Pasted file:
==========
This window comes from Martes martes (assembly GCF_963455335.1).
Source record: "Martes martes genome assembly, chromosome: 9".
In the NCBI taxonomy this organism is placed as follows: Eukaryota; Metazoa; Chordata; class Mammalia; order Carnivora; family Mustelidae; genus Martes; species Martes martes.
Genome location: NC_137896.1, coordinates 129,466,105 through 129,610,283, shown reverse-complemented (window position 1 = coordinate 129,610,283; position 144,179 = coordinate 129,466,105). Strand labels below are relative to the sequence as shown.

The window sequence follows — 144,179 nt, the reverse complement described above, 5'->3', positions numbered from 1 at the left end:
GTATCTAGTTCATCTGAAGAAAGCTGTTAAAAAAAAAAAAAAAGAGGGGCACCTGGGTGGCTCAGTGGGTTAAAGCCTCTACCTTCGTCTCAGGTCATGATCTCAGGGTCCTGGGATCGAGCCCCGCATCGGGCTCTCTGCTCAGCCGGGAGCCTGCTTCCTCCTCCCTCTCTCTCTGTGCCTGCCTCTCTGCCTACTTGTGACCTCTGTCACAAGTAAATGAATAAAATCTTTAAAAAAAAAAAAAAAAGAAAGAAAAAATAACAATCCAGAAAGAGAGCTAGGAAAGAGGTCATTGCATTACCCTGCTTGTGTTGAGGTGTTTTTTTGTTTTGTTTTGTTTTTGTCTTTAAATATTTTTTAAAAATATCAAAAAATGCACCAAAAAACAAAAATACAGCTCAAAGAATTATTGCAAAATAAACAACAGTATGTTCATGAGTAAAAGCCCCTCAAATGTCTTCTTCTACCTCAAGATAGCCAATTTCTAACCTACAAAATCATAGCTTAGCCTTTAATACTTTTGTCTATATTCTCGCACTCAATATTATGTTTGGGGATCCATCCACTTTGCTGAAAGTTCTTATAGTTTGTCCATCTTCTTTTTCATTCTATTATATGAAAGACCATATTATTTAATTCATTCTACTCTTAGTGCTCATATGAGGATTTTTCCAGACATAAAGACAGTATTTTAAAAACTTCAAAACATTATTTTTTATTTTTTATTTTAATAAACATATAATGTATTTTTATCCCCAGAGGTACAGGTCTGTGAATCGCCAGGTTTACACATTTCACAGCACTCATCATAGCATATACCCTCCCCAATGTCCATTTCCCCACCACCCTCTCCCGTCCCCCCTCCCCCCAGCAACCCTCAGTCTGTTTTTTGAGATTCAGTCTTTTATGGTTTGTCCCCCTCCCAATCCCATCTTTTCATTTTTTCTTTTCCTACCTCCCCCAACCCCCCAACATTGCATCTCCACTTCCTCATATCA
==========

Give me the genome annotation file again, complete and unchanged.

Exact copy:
This window comes from Martes martes (assembly GCF_963455335.1).
Source record: "Martes martes genome assembly, chromosome: 9".
In the NCBI taxonomy this organism is placed as follows: Eukaryota; Metazoa; Chordata; class Mammalia; order Carnivora; family Mustelidae; genus Martes; species Martes martes.
Genome location: NC_137896.1, coordinates 129,466,105 through 129,610,283, shown reverse-complemented (window position 1 = coordinate 129,610,283; position 144,179 = coordinate 129,466,105). Strand labels below are relative to the sequence as shown.

The window sequence follows — 144,179 nt, the reverse complement described above, 5'->3', positions numbered from 1 at the left end:
GTATCTAGTTCATCTGAAGAAAGCTGTTAAAAAAAAAAAAAAAGAGGGGCACCTGGGTGGCTCAGTGGGTTAAAGCCTCTACCTTCGTCTCAGGTCATGATCTCAGGGTCCTGGGATCGAGCCCCGCATCGGGCTCTCTGCTCAGCCGGGAGCCTGCTTCCTCCTCCCTCTCTCTCTGTGCCTGCCTCTCTGCCTACTTGTGACCTCTGTCACAAGTAAATGAATAAAATCTTTAAAAAAAAAAAAAAAAGAAAGAAAAAATAACAATCCAGAAAGAGAGCTAGGAAAGAGGTCATTGCATTACCCTGCTTGTGTTGAGGTGTTTTTTTGTTTTGTTTTGTTTTTGTCTTTAAATATTTTTTAAAAATATCAAAAAATGCACCAAAAAACAAAAATACAGCTCAAAGAATTATTGCAAAATAAACAACAGTATGTTCATGAGTAAAAGCCCCTCAAATGTCTTCTTCTACCTCAAGATAGCCAATTTCTAACCTACAAAATCATAGCTTAGCCTTTAATACTTTTGTCTATATTCTCGCACTCAATATTATGTTTGGGGATCCATCCACTTTGCTGAAAGTTCTTATAGTTTGTCCATCTTCTTTTTCATTCTATTATATGAAAGACCATATTATTTAATTCATTCTACTCTTAGTGCTCATATGAGGATTTTTCCAGACATAAAGACAGTATTTTAAAAACTTCAAAACATTATTTTTTATTTTTTATTTTAATAAACATATAATGTATTTTTATCCCCAGAGGTACAGGTCTGTGAATCGCCAGGTTTACACATTTCACAGCACTCATCATAGCATATACCCTCCCCAATGTCCATTTCCCCACCACCCTCTCCCGTCCCCCCTCCCCCCAGCAACCCTCAGTCTGTTTTTTGAGATTCAGTCTTTTATGGTTTGTCCCCCTCCCAATCCCATCTTTTCATTTTTTCTTTTCCTACCTCCCCCAACCCCCCAACATTGCATCTCCACTTCCTCATATCA